A number of professions are responsible for establishing the facts of a devastating event, even if they do not themselves directly or publicly communicate the meanings of those events. In the aftermath of wars and genocides, UN fact-finding missions, the military, peacekeeping forces, aid workers, and foreign correspondents help to estimate the damage and loss to local populations. In the aftermath of crimes and terrorist attacks, the police, intelligence services, coroners, and forensic scientists will likely play a leading role in clarifying the details of the case, to be put forward and contested in court at a later point. In other instances such as natural disasters, emergency services, the medical profession, and local volunteer groups (to name but a few) may help to establish the extent of destruction. For events that have happened in the past, the role of historians and archivists may become more important. Other professions may also help to quantify the losses financially: in many of these disruptive instances, insurance loss adjustors quantify the impact as economic loss, which can then form the legal basis for financial restitution. Put simply, these fact-finders provide a wealth of “data”—death and casualty tolls, official records, survivor and witness testimonies, audio-visual evidence, and forensic evidence—which narrators such as journalists, artists, and public intellectuals can then use to make claims about the moral significance of destructive and distressing events. The relationship between fact-finders and narrators is often mutually beneficial. Narrators such as news outlets rely on fact-finding professionals to provide clarity and lend authority to otherwise uncertain or chaotic situations, for example, to demonstrate that Hurricane Katrina was much more than an ordinary “storm” (Eyerman 2015: 41). In turn, experts benefit from greater media exposure and public authority by contributing to public debates.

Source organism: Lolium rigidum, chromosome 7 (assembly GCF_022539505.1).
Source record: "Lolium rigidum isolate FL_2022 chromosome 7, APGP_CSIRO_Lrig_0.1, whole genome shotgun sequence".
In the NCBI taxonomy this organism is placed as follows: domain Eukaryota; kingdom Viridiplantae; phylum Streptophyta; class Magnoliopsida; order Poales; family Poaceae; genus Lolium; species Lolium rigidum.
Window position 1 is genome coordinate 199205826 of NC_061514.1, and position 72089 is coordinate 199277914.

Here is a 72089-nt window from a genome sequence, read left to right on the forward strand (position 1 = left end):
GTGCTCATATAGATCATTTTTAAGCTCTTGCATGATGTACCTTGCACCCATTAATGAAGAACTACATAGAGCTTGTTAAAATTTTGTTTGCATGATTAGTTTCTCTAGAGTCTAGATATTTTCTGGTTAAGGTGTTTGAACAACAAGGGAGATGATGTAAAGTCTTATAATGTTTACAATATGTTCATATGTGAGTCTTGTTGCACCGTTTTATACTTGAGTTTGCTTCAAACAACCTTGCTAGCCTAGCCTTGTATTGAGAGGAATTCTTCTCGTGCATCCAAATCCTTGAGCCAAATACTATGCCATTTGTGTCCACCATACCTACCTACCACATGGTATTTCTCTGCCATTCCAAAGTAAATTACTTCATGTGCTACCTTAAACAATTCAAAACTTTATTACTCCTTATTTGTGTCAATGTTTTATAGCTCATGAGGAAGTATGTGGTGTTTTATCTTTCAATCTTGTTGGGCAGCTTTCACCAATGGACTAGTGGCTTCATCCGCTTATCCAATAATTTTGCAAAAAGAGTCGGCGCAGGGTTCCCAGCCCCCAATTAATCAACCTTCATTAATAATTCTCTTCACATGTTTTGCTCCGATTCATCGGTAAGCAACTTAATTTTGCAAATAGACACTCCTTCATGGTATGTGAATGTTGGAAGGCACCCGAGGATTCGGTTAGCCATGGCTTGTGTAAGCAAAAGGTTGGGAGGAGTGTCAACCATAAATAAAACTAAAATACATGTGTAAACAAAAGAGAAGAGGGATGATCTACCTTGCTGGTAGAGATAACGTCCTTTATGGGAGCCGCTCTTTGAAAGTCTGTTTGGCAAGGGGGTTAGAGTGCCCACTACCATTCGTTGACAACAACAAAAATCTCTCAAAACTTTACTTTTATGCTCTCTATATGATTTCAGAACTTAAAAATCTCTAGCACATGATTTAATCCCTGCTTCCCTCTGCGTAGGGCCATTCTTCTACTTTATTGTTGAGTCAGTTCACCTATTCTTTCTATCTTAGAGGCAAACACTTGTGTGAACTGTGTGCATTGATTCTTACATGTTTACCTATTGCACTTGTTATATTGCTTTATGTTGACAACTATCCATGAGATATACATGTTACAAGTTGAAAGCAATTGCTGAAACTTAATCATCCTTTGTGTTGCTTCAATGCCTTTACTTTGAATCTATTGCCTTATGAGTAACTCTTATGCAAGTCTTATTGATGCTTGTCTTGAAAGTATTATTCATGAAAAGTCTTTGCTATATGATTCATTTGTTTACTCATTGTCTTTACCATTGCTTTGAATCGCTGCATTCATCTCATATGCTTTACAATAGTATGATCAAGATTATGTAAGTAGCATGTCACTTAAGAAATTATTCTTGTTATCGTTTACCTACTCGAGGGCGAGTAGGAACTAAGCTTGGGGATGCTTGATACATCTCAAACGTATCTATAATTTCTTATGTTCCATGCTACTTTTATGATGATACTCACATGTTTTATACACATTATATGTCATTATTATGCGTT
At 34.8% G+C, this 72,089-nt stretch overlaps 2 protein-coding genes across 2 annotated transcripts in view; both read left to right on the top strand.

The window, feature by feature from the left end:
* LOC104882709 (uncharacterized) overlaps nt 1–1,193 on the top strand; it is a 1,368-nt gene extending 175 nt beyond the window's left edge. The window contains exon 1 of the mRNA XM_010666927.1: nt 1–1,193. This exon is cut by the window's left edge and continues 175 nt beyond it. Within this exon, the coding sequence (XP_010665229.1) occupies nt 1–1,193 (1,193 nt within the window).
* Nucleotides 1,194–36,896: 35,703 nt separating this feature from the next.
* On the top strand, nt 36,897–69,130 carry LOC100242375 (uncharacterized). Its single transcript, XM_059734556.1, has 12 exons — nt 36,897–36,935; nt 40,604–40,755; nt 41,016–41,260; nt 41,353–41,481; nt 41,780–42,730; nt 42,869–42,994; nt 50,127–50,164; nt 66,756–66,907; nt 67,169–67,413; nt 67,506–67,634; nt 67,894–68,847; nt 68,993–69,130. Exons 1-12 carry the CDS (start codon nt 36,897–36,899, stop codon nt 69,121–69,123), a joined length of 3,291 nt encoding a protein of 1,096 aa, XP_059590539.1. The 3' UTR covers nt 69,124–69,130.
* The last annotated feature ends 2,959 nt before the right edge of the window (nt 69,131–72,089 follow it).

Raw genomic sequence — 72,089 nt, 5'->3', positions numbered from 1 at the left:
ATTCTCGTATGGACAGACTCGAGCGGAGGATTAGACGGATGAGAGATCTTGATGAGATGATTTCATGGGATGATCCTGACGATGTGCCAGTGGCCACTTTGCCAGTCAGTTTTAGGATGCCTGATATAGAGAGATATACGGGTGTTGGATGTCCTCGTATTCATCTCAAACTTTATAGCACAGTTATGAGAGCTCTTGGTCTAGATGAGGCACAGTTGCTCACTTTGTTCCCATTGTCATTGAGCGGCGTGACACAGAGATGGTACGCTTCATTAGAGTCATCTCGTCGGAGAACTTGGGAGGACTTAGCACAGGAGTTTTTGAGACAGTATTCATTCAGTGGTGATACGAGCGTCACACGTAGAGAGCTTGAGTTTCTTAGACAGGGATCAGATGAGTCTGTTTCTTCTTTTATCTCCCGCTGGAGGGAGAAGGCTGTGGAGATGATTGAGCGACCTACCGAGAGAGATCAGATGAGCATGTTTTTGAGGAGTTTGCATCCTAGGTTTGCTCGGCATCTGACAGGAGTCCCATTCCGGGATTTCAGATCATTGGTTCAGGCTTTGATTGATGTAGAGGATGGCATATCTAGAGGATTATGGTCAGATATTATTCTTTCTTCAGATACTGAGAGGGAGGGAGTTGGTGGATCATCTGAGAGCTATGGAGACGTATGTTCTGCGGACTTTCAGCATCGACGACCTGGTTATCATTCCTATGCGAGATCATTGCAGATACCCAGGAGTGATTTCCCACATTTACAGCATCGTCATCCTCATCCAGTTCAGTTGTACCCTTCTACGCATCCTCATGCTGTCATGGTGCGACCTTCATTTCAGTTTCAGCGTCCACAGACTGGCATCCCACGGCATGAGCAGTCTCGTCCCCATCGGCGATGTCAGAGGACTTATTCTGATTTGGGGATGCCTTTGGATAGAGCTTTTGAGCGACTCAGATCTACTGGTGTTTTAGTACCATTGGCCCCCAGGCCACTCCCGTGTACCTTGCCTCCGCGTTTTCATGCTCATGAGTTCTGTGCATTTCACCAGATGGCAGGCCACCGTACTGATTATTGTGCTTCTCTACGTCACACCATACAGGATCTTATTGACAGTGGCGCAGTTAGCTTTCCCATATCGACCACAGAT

A useful way to distinguish the two carrier groups is to understand their different relationships to the public. Fact-finders do not necessarily speak directly to the public: for aid workers in disaster zones, narrating trauma to the public is a secondary concern; for the police pursuing suspects, sharing sensitive information with the public may even be undesirable. By contrast, narrators fulfil their role as public communicators first, and investigators second. Of course, any ideal-typical distinction comes with exceptions, and there are instances when fact-finders can double as narrators, and vice versa. For example, police forces often publicly condemn terrorist attacks as heinous assaults on civic values. NGOs such as Human Rights Watch and Amnesty International can combine fact-finding and expertise with political advocacy in the hope of communicating the trauma of victimised groups to broader audiences. Journalists and documentary film makers can also be considered as carrier groups that move relatively fluidly between fact-finding and narrating. John Hersey’s (1946) reportage of Hiroshima and Claude Lanzmann’s (2007[1985]) epic documentary Shoah are primary examples in which discovering facts through witness testimony is inseparable from the act of communicating those testimonies to the public through artistic narration. Nonetheless, there are limits to the extent to which narrators can establish facts: journalists nor film makers have the occupational capacity to declare official death tolls, formally identify suspects, or quantify economic loss.